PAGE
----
Particularly Hazardous Substances

Particularly hazardous substances (PHS) require additional planning and considerations. A description of particularly hazardous substances is available from the Occuptional Safety and Health (OSHA) website here. Consult the safety data sheet to determine whether a particular chemical may be considered a carcinogen, reproductive hazard or substance with a high acute toxicity and therefore identified as a PHS.

Definitions

The OSHA Laboratory Standard defines particularly hazardous substances as:

Carcinogens – A carcinogen is a substance capable of causing cancer. Carcinogens are chronically toxic substances; that is, they cause damage after repeated or long-duration exposure, and their effects may become evident only after a long latency period.  A chemical is considered a carcinogen if it is included in any of the following carcinogen lists:

  • OSHA-regulated carcinogens as listed in Subpart Z of the OSHA standards.
  • Under the category "known to be carcinogens" in the Annual Report of Carcinogens published by the National Toxicology Program (NTP) latest edition
  • Group 1 ("carcinogenic to humans") of the International Agency for Research on Cancer (IARC), latest edition. Chemicals listed in Group 2A or 2B ("reasonably anticipated to be carcinogens") that cause significant tumor incidence in experimental animals under specified conditions are also considered carcinogens under the OSHA Laboratory Standard.

Reproductive Toxins – Reproductive toxins are substances that have adverse effects on various aspects of reproduction, including fertility, gestation, lactation, and general reproductive performance. When a pregnant woman is exposed to a chemical, the fetus may be exposed as well because the placenta is an extremely poor barrier to chemicals. Reproductive toxins can affect both men and women. Male reproductive toxins can in some cases lead to sterility.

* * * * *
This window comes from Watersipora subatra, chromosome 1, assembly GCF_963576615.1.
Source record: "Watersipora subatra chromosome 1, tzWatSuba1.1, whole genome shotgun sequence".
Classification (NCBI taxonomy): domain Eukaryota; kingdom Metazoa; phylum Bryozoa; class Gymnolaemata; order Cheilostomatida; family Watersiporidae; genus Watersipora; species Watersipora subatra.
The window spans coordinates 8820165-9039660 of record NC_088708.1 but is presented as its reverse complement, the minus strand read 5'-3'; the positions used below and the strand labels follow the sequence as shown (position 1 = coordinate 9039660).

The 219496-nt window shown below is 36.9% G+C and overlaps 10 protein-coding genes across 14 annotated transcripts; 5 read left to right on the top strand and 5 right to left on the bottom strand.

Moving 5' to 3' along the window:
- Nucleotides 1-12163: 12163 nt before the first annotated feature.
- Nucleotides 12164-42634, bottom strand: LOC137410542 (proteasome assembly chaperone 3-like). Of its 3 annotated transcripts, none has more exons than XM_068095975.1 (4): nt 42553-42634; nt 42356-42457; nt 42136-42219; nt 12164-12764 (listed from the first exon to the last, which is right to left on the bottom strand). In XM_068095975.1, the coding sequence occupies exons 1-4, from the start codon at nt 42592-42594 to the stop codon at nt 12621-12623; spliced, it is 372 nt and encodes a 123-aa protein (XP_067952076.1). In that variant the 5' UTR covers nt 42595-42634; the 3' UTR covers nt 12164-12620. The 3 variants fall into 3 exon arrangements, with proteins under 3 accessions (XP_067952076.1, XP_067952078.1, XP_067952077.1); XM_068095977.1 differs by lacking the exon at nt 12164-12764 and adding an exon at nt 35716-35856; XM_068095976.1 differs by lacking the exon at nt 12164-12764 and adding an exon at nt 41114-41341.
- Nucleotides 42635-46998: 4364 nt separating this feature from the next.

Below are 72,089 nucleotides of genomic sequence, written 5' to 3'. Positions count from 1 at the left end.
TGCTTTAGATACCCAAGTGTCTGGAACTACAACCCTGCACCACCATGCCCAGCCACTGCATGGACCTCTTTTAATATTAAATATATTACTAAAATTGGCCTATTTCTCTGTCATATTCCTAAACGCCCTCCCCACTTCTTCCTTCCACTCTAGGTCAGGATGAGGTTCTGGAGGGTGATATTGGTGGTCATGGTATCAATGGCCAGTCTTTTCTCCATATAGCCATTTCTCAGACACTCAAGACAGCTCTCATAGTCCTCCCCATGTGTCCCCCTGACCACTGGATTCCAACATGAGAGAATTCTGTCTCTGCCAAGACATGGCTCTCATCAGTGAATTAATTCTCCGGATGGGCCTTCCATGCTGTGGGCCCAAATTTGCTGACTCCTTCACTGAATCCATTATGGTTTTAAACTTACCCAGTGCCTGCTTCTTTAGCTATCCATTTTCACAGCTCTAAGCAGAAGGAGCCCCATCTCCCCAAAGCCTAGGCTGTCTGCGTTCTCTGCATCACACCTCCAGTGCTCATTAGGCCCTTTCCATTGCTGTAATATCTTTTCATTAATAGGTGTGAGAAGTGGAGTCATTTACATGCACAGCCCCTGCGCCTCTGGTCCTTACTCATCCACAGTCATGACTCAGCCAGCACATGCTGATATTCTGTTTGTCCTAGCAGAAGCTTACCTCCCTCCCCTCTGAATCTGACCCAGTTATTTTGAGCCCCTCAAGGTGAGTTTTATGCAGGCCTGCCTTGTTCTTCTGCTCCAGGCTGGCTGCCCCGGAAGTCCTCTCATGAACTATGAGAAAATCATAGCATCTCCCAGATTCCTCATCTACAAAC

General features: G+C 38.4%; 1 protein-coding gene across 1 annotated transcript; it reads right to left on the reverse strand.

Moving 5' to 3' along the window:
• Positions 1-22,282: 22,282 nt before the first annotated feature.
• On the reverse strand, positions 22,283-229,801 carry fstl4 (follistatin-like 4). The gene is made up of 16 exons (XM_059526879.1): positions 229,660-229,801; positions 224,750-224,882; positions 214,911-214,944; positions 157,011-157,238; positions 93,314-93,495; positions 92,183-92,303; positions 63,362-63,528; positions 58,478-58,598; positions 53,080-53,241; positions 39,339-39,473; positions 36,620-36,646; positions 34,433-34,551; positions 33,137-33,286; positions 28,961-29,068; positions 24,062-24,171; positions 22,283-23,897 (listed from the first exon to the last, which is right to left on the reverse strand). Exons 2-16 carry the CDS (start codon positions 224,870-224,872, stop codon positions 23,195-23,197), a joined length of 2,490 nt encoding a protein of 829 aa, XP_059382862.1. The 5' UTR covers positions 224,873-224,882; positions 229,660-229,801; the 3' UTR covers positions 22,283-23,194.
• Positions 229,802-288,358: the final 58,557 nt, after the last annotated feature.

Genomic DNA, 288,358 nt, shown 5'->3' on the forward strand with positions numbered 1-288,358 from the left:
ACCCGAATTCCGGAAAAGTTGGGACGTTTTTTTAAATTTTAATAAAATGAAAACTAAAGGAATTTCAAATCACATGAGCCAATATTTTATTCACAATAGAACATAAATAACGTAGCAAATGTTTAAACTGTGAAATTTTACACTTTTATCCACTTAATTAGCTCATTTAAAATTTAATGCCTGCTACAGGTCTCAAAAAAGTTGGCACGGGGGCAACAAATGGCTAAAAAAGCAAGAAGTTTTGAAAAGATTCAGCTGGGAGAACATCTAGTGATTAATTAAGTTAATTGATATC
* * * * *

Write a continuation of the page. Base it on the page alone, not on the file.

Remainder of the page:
Substances with a High Acute Toxicity – High acute toxicity includes any chemical that falls within any of the following OSHA-defined categories:

  • A chemical with a median lethal dose (LD50) of 50 mg or less per kg of body weight when administered orally to certain test populations.
  • A chemical with an LD50 of 200 mg less per kg of body weight when administered by continuous contact for 24 hours to certain test populations.
  • A chemical with a median lethal concentration (LC50) in air of 200 parts per million (ppm) by volume or less of gas or vapor, or 2 mg per liter or less of mist, fume, or dust, when administered to certain test populations by continuous inhalation for one hour, provided such concentration and/or condition are likely to be encountered by humans when the chemical is used in any reasonably foreseeable manner.

 

Particularly Hazardous Substances Approval Procedure

Laboratory workers planning to use a particularly hazardous substance must first receive explicit written approval from their Principal Investigator and/or Chemical Hygiene Officer, per the Departmental Chemical Hygiene Plan. The following steps must be taken: 

1.  Laboratory workers must complete a Particularly Hazardous Substance Use Approval form. Information required on the form includes:

  • Identity, physical characteristics, and health hazards of the substances involved
  • Consideration of exposure controls such as fume hoods, glove boxes and personal protective equipment
  • Designation of an area (hood, glove box, portion of lab, entire lab) specifically for experimental procedures with the substances involved
  • Plans for storage and secondary containment
  • Procedures for safe removal of contaminated waste
  • Decontamination procedures

2. The laboratory worker submits the form to the Chemical Hygiene Officer and/or Principal Investigator and receives approval.

3. The area where the PHS will be used is posted as a designated area. Signs for this purpose are available through EHS or may be made by the department or laboratory worker, as long as it includes the following information:

Particularly Hazardous Substance Label

4.  The laboratory worker proceeds with the experiment, following the practices outlined in the Particularly Hazardous Substance Use Approval form, as well as the appropriate work practices included in the remainder of the Safe Work Practices and Procedures section of this manual. All work is conducted within the Designated Area.